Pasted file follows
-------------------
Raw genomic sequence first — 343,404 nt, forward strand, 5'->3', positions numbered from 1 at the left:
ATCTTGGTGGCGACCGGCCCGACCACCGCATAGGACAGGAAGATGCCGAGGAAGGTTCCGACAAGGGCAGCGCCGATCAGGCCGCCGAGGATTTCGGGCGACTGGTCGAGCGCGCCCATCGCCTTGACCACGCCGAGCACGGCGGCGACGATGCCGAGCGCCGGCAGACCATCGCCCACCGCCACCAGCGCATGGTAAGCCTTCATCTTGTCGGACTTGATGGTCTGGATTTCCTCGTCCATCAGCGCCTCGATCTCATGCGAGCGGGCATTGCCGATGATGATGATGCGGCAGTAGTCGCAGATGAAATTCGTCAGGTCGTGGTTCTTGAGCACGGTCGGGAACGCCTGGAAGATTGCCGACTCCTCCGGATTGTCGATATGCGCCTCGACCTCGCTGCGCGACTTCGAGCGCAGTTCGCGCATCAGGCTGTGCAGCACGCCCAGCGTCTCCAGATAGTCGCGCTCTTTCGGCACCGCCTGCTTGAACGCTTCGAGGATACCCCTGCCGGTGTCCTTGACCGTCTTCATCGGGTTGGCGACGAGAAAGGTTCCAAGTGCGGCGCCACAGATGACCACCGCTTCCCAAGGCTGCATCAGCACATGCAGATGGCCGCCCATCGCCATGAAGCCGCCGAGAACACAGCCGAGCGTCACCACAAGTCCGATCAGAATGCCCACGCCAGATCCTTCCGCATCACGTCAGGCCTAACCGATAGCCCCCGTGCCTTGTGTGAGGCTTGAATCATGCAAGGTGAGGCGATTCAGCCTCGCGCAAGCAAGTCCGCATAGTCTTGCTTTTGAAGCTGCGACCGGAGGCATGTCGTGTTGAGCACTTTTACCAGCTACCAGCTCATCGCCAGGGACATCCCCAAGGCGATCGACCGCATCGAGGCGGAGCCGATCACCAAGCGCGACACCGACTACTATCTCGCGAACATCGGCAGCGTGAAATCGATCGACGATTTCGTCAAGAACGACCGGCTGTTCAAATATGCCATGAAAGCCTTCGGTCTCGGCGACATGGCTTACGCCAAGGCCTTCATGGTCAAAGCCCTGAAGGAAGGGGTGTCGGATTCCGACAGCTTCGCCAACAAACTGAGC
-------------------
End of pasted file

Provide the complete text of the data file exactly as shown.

Raw genomic sequence first — 343,404 nt, forward strand, 5'->3', positions numbered from 1 at the left:
ATCTTGGTGGCGACCGGCCCGACCACCGCATAGGACAGGAAGATGCCGAGGAAGGTTCCGACAAGGGCAGCGCCGATCAGGCCGCCGAGGATTTCGGGCGACTGGTCGAGCGCGCCCATCGCCTTGACCACGCCGAGCACGGCGGCGACGATGCCGAGCGCCGGCAGACCATCGCCCACCGCCACCAGCGCATGGTAAGCCTTCATCTTGTCGGACTTGATGGTCTGGATTTCCTCGTCCATCAGCGCCTCGATCTCATGCGAGCGGGCATTGCCGATGATGATGATGCGGCAGTAGTCGCAGATGAAATTCGTCAGGTCGTGGTTCTTGAGCACGGTCGGGAACGCCTGGAAGATTGCCGACTCCTCCGGATTGTCGATATGCGCCTCGACCTCGCTGCGCGACTTCGAGCGCAGTTCGCGCATCAGGCTGTGCAGCACGCCCAGCGTCTCCAGATAGTCGCGCTCTTTCGGCACCGCCTGCTTGAACGCTTCGAGGATACCCCTGCCGGTGTCCTTGACCGTCTTCATCGGGTTGGCGACGAGAAAGGTTCCAAGTGCGGCGCCACAGATGACCACCGCTTCCCAAGGCTGCATCAGCACATGCAGATGGCCGCCCATCGCCATGAAGCCGCCGAGAACACAGCCGAGCGTCACCACAAGTCCGATCAGAATGCCCACGCCAGATCCTTCCGCATCACGTCAGGCCTAACCGATAGCCCCCGTGCCTTGTGTGAGGCTTGAATCATGCAAGGTGAGGCGATTCAGCCTCGCGCAAGCAAGTCCGCATAGTCTTGCTTTTGAAGCTGCGACCGGAGGCATGTCGTGTTGAGCACTTTTACCAGCTACCAGCTCATCGCCAGGGACATCCCCAAGGCGATCGACCGCATCGAGGCGGAGCCGATCACCAAGCGCGACACCGACTACTATCTCGCGAACATCGGCAGCGTGAAATCGATCGACGATTTCGTCAAGAACGACCGGCTGTTCAAATATGCCATGAAAGCCTTCGGTCTCGGCGACATGGCTTACGCCAAGGCCTTCATGGTCAAAGCCCTGAAGGAAGGGGTGTCGGATTCCGACAGCTTCGCCAACAAACTGAGC